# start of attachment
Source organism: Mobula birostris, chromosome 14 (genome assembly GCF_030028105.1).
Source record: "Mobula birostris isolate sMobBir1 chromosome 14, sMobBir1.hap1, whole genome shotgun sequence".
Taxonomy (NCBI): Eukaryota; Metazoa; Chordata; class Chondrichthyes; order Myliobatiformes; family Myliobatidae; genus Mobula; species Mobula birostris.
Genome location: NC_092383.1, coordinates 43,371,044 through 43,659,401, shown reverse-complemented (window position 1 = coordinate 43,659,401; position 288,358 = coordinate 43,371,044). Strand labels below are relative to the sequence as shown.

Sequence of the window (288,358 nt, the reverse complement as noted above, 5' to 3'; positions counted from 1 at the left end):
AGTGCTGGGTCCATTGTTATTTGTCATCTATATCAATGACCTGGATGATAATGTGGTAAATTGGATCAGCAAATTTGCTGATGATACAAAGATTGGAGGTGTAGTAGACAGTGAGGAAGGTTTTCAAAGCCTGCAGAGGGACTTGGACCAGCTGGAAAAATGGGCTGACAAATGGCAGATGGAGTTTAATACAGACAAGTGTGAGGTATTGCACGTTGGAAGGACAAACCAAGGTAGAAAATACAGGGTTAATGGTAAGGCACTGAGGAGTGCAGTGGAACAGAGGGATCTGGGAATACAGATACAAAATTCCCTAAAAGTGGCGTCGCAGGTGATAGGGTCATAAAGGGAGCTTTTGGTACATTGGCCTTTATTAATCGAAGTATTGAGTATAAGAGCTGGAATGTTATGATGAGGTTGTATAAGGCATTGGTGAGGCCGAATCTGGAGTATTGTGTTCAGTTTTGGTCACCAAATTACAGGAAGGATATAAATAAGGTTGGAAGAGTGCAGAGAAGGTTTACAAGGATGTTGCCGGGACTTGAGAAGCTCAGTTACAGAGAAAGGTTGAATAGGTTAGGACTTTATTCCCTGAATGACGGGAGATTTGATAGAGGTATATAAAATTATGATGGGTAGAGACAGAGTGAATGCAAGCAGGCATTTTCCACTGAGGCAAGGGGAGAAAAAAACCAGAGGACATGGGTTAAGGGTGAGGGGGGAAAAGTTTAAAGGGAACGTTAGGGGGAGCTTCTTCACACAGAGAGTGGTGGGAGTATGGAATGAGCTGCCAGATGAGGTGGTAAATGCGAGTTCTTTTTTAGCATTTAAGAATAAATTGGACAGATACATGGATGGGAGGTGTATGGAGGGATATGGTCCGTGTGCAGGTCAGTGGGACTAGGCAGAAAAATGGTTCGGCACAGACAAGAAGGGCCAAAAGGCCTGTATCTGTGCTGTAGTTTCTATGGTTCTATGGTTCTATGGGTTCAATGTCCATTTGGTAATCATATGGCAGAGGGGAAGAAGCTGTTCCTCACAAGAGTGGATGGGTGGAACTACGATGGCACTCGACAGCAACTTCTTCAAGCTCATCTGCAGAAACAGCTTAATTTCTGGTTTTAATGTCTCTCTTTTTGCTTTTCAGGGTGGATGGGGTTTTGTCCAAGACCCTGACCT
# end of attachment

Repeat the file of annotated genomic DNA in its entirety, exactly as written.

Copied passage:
Source organism: Mobula birostris, chromosome 14 (genome assembly GCF_030028105.1).
Source record: "Mobula birostris isolate sMobBir1 chromosome 14, sMobBir1.hap1, whole genome shotgun sequence".
Taxonomy (NCBI): Eukaryota; Metazoa; Chordata; class Chondrichthyes; order Myliobatiformes; family Myliobatidae; genus Mobula; species Mobula birostris.
Genome location: NC_092383.1, coordinates 43,371,044 through 43,659,401, shown reverse-complemented (window position 1 = coordinate 43,659,401; position 288,358 = coordinate 43,371,044). Strand labels below are relative to the sequence as shown.

Sequence of the window (288,358 nt, the reverse complement as noted above, 5' to 3'; positions counted from 1 at the left end):
AGTGCTGGGTCCATTGTTATTTGTCATCTATATCAATGACCTGGATGATAATGTGGTAAATTGGATCAGCAAATTTGCTGATGATACAAAGATTGGAGGTGTAGTAGACAGTGAGGAAGGTTTTCAAAGCCTGCAGAGGGACTTGGACCAGCTGGAAAAATGGGCTGACAAATGGCAGATGGAGTTTAATACAGACAAGTGTGAGGTATTGCACGTTGGAAGGACAAACCAAGGTAGAAAATACAGGGTTAATGGTAAGGCACTGAGGAGTGCAGTGGAACAGAGGGATCTGGGAATACAGATACAAAATTCCCTAAAAGTGGCGTCGCAGGTGATAGGGTCATAAAGGGAGCTTTTGGTACATTGGCCTTTATTAATCGAAGTATTGAGTATAAGAGCTGGAATGTTATGATGAGGTTGTATAAGGCATTGGTGAGGCCGAATCTGGAGTATTGTGTTCAGTTTTGGTCACCAAATTACAGGAAGGATATAAATAAGGTTGGAAGAGTGCAGAGAAGGTTTACAAGGATGTTGCCGGGACTTGAGAAGCTCAGTTACAGAGAAAGGTTGAATAGGTTAGGACTTTATTCCCTGAATGACGGGAGATTTGATAGAGGTATATAAAATTATGATGGGTAGAGACAGAGTGAATGCAAGCAGGCATTTTCCACTGAGGCAAGGGGAGAAAAAAACCAGAGGACATGGGTTAAGGGTGAGGGGGGAAAAGTTTAAAGGGAACGTTAGGGGGAGCTTCTTCACACAGAGAGTGGTGGGAGTATGGAATGAGCTGCCAGATGAGGTGGTAAATGCGAGTTCTTTTTTAGCATTTAAGAATAAATTGGACAGATACATGGATGGGAGGTGTATGGAGGGATATGGTCCGTGTGCAGGTCAGTGGGACTAGGCAGAAAAATGGTTCGGCACAGACAAGAAGGGCCAAAAGGCCTGTATCTGTGCTGTAGTTTCTATGGTTCTATGGTTCTATGGGTTCAATGTCCATTTGGTAATCATATGGCAGAGGGGAAGAAGCTGTTCCTCACAAGAGTGGATGGGTGGAACTACGATGGCACTCGACAGCAACTTCTTCAAGCTCATCTGCAGAAACAGCTTAATTTCTGGTTTTAATGTCTCTCTTTTTGCTTTTCAGGGTGGATGGGGTTTTGTCCAAGACCCTGACCT